Students had an opportunity to work on knife skills in the foods room with Lauri Berry during a GO Time session last semester. The program began this school year. (Provided photo | SJPS)
By Tony Wittkowski | Business Reporter | The Herald-Palladium
ST. JOSEPH — With several extracurricular activities after school and a loaded schedule that includes advance placement classes for calculus and art, Haley Rich has a lot on her plate.
Students, like Rich, are being asked more of these days – whether it’s finishing weekly projects or preparing a portfolio that could someday operate as the tipping point in their favor on a college application.
But a new program at St. Joseph High School called Growth Opportunity Time is giving Rich some time to address anything she feels she wants more time on, as well as some opportunities to have fun.
The program, commonly referred to as GO Time, was introduced to the high school and Upton Middle School in the fall semester this school year. The program has two objectives: Intervention and enrichment.
First, GO Time allows teachers to summon or invite students who are struggling with a subject to get catch up with others while becoming more acquainted with the class. Secondly, GO Time allows students who are doing well in class a chance to try something new or learn something they wouldn’t normally get in a regular classroom setting.
Rich, a junior, is earnest in her schoolwork and admitted she was a bit apprehensive about GO Time.
When she heard students would have to choose something to do once a week for 45 minutes, Rich took that as time lost from her other classes.
Broken down, that was nearly 10 minutes a day that could be spent balancing equations in chemistry or memorizing daunting formulas in calculus. However, when it began last semester and teachers got creative with what was offered, Rich found merit in GO Time.
Last semester, Rich chose to sit in on review sessions while taking in a few of the more fun sessions.
“They are extremely helpful because they’re my hard classes that I might need extra time with anyway,” Rich said. “GO Time actually gave me more time after school to do other things. After two sessions, it totally changed my idea of what it was going to be.”
The roots of the program can be traced back four or five years when the school district’s administration and employees began attending conferences on professional learning communities – or PLCs.
High school Principal Greg Blomgren and other school officials learned of the new concept through meetings at Berrien RESA and by visiting other schools that have sustained success at the top of the state’s public schools.
In fact, GO Time is based on a program made famous by an Illinois high school. Blomgren said the school his staff emulated is years beyond development, having perfected its version over more than three decades.
“We’ve done a lot of research and copied ideas from other schools,” Blomgren said. “A lot of work was done proactively with the roll out with the staff. We didn’t want this tobe a punitive system. We wanted (students) to have more time to work with teachers in an area they needed more help with.”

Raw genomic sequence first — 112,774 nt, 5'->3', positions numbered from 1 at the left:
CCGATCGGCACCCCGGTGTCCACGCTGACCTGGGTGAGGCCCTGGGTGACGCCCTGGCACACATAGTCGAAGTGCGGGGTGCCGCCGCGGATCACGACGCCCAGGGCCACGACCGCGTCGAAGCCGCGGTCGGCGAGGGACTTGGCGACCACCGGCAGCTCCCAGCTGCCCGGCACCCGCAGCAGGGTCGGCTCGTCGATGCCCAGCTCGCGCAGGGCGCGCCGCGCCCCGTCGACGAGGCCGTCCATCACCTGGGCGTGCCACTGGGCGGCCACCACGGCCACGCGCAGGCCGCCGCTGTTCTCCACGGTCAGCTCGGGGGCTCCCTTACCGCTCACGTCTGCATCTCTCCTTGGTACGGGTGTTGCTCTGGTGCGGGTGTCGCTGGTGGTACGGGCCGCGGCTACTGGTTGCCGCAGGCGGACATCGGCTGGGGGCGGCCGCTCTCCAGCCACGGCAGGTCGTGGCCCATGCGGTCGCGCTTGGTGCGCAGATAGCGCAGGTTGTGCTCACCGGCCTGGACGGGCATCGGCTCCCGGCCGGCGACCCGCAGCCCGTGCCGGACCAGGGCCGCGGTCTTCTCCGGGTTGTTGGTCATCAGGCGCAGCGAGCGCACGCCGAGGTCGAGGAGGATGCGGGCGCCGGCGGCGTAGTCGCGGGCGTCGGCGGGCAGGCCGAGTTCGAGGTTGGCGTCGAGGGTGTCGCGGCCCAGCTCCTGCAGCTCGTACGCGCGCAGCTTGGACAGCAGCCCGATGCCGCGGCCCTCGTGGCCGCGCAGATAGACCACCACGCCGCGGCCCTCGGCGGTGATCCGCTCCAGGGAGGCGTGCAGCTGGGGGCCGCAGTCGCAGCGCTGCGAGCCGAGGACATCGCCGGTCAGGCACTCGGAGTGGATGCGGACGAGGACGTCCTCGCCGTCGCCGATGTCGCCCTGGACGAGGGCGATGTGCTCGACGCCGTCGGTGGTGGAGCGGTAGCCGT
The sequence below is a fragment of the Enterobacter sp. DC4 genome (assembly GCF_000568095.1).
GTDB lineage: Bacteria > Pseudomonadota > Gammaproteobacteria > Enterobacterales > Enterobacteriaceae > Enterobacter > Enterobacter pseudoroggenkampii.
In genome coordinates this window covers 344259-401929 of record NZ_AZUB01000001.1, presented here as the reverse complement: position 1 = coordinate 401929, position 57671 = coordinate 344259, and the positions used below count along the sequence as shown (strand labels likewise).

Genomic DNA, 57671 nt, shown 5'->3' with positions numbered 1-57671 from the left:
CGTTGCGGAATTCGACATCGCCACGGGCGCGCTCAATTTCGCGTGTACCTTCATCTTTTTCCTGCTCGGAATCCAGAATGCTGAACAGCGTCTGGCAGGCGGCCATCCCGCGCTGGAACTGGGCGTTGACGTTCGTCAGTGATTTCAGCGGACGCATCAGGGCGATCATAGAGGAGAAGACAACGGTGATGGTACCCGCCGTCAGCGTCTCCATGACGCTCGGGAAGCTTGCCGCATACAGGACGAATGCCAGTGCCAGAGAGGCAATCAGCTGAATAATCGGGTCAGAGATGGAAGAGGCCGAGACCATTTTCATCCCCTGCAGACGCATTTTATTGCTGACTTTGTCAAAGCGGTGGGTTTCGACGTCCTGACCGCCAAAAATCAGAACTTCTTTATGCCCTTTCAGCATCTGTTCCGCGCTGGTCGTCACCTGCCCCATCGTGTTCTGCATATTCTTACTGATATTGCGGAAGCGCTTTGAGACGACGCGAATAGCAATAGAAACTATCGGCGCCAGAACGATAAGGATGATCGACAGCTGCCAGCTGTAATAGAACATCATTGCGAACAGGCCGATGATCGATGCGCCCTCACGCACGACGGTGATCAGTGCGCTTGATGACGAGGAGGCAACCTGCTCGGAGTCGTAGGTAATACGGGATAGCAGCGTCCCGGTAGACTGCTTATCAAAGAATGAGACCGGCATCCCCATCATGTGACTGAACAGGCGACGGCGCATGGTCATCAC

Blomgren and company began to collaborate with other departments within the school district to make sure they were heading in the right direction toward what the state refers to as “essential standards.”
One of the recurring problems facing education came to the forefront in January during Betsy DeVos’ confirmation hearing as President Donald Trump’s nominee to be education secretary in January.
In relation to the debate about student accountability, Sen. Al Franken, D-Minnesota, asked DeVos about whether she favored using test scores to measure student proficiency or student growth. Much to the surprise of Democrats, DeVos couldn’t identify the difference.
Many teachers and legislators have argued the problem with proficiency – which is measuring student success by an arbitrary standard – is it neglects students at the top of their class because they’re already ahead of the standard. In the same sense, students at the bottom who don’t have a chance at meeting the curve might also get ignored in the process of keeping that standard.
With GO Time, no one seems to be left out.
“We’re trying to make sure the staff has time to collaborate and ensure all the content is being covered,” Blomgren said. “We look at how we’re assessing the content and the pace of the content. If the kids aren’t processing it, that’s the intervention part. But the kids who are already excelling, are given that chance to get even better.”
Enriching vs. intervening
With GO Time, students either get an opportunity to do something they haven’t done before or get the extra help.
The students who are identified for intervention get an invite by a requesting teacher.
“I think the intervention part is the most important,” Blomgren said. “So many times we have kids, who for transportation reasons, can’t come to spend the extra time with teachers after school. But GO Time builds in that time during school to receive that help. We found that to be a huge benefit.”